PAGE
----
Let’s first start off by saying that I’ve made some pretty crazy salami through the years. Experimenting with flavors, textures, and ingredients is what artisan salami is all about and when I came upon some squid ink you can only imagine the ideas that started to flow.
Naturally I wanted to start off simple. A black salami. A salami where the delicate savory and earthy flavors of the squid ink were present but not overpowering. A salami with marbling that popped in every slice. Today we unveil this black and white beauty.
This is going to be an all pork salami using a 70/30 lean to fat ratio and to turn it black we will be adding 1% squid ink to the recipe. What I love about squid ink is that it’s just about neutral in it’s pH so we don’t have to worry about any weird issues later down the road (like with wood ash or activated charcoal). We will also be using Insta Cure #2 because the processing time will be longer than 30 days. To ferment this salami we are using the starter culture Flavor of Italy which will lower the pH of our Black salami in under 24 hours.
The absolute most reliable way to test the pH of your salami is with a pH meter. If you plan on getting into this hobby you’ll want to get a pH meter. This isn’t something that you want to go cheap on. A good quality pH meter will last you a long time and offer you the peace of mind of knowing that you are producing a safe product to eat. We use the pH meter from Apera Instruments PH60S-Z. This Pocket pH Tester has blue tooth capability, can be calibrated for extreme accuracy, and is very easy to use. They also make a (non bluetooth version) PH60S. The great thing about pH meters is that you can use them for all sorts of things other than salami making. We use ours to make beer/wine, cheese, fermented foods (kim chi, sauerkraut, hot sauce), kombucha, and gardening/hydroponics. There are many different styles of pH meters but if you stick to the ones that I linked above (the swiss spear units) you can do everything i mentioned without a problem.
The last thing you need in order to make this salami is a place for it to dry. The best option for most people is to have a drying chamber. This chamber provides a controlled environment so that your salami can dry evenly. Building a drying chamber is relatively easy but if you don’t want to build one and have some rainy day money laying around buying a drying/curing chamber is even easier.
Follow basic salami preparation practices when making this sausage.
- Clean and Sanitize all of your equipment.
- Keep your meat and grinder parts super cold (below 35F) during the grinding process
- Rehydrate your starter culture (in non-chlorinated water) for 30 minutes prior to use.
- Mix your very chilled mince meat, seasonings, and starter culture till the mince becomes very tacky
- Tightly stuff the mince into casings and prick out any air pockets
- Record the starting weight and the target of each salami link
- Brush with protective mold culture
- Hang the salami to ferment for 24-72 hours (depending on the starter culture)
- After the pH target has been hit, hang the salami in a drying chamber till the weight loss target has been achieved.
- Remove from the drying chamber, slice thinly, and enjoy
Here are a few things you might find useful when making this sausage
- High Quality Natural Casings (AA Grade)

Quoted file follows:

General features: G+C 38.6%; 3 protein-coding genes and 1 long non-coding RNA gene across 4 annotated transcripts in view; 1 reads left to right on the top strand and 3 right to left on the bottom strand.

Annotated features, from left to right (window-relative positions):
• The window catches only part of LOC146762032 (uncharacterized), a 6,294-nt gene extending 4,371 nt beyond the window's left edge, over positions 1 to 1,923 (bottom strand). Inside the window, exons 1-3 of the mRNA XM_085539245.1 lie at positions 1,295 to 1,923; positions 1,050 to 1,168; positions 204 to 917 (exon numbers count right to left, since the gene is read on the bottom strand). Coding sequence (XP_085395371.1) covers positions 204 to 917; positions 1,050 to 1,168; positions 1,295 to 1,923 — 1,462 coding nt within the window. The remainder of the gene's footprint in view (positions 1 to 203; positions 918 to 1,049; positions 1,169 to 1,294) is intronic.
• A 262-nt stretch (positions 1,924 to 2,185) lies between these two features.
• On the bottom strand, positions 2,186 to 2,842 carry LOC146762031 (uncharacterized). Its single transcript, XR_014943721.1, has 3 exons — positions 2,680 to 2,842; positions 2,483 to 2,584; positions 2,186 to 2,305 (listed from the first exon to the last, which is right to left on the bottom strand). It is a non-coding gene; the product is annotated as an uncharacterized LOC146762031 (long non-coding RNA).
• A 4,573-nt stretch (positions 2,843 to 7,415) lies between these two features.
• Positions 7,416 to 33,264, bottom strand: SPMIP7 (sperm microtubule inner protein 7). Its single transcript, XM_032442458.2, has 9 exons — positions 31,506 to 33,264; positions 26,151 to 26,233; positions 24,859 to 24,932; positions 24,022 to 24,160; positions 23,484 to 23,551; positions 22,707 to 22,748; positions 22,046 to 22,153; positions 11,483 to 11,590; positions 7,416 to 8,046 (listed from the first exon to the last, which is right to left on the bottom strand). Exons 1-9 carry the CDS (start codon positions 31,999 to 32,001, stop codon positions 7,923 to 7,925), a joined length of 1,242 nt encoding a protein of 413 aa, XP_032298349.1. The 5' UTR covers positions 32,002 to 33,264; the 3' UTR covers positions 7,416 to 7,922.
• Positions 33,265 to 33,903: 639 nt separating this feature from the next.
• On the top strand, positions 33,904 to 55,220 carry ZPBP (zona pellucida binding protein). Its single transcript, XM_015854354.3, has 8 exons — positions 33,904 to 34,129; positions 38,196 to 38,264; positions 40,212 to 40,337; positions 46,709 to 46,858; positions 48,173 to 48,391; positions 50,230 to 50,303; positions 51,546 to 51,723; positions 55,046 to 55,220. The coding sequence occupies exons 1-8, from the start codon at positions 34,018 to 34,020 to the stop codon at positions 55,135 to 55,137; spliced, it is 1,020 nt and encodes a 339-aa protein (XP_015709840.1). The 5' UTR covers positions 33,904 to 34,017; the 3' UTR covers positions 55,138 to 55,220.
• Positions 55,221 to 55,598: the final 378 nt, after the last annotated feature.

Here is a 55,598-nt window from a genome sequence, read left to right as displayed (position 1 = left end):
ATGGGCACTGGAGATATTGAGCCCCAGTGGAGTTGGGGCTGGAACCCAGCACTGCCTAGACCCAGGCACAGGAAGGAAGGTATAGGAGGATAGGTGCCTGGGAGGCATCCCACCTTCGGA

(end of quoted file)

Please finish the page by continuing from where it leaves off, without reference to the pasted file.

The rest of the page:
- Iodophor Sanitizer
- MK4 Thermapen (Accurate Thermometer)
- Chef Knife – KOTAI
- Boning Knife
- Sausage Pricker
- Cuttlefish Ink (Squid Ink)
- Flavor of Italy
- Apera pH Meter with Bluetooth
- Insta Cure #2
- Non Fat Dry Milk Powder
- Meat Grinders
- Meat Mixers
- InkBird Controllers temp & Humidity
- Dehumidifier Eva Dry 1100
- Cool Mist Ultrasonic Humidifier
Enjoy the video and the recipe. If you have any questions feel free to ask away. If you make this at home I’d love to hear about how it came out!!
If you want to see the different things that we use in operation our be sure to check out our new Amazon Store.
If you are making sausage adjust the servings to reflect the total weight of your meat and fat
- 700 g lean pork
- 300 g pork back fat
- 25 g kosher salt
- 2.5 g insta cure #2
- 3 g granulated garlic
- 3 g black pepper
- 2 g dextrose
- 20 g Non Fat dry powder milk
- 10 g Squid Ink
- 61mm collagen casings
- Flavor of Italy Starter Culture 1/4 tsp of starter culture dissolved in 2 tablespoons of distilled water. Let rehydrate for 30 minutes prior to using (this is for every kilo of meat that you have)
- Mold 600 1/4 tsp of mold 600 per 1/4 cup of distilled water. Prepare 3-4 hours in advance.
- Prepare your mold culture if you plan on using this. Allow it to rehydrate for at least 2 hours before use.
- Clean your meat of any silver skin, sinew, arteries and cut into small chunks. Cut the pork back fat into small cubes. Keep pork meat and fat separate. Place meat and fat in the freezer to chill till the temperature reaches mid 30's.
- Grind your very chilled meat on a 6mm plate then grind the fat on a 6mm plate as well keeping them separate. rechill your meat and fat.
- Rehydrate your casing and prepare the seasonings and starter culture.
- Mix the seasonings, squid ink, and starter culture with your chilled meat (not the fat). Once it's been well mixed add the semi frozen fat and continue mixing till the mince becomes very tacky.
- Stuff your mince meat into the collagen casings and prick out any air pockets. Weigh your salami and record the weight. Brush with Mold 600
Fermenting and drying instructions
- To ferment your sausage hang at room temperature (75F-85F) for 18 – 24 hours (if you have a way to test the pH you are aiming for anything between 4.9 and 5.2)
- after fermentation place the meat in a drying chamber where the temperature is 55F and the humidity is 80%. Here it will stay till it looses 40% of its weight.
- After you hit your weight loss target your black salami is ready to enjoy.
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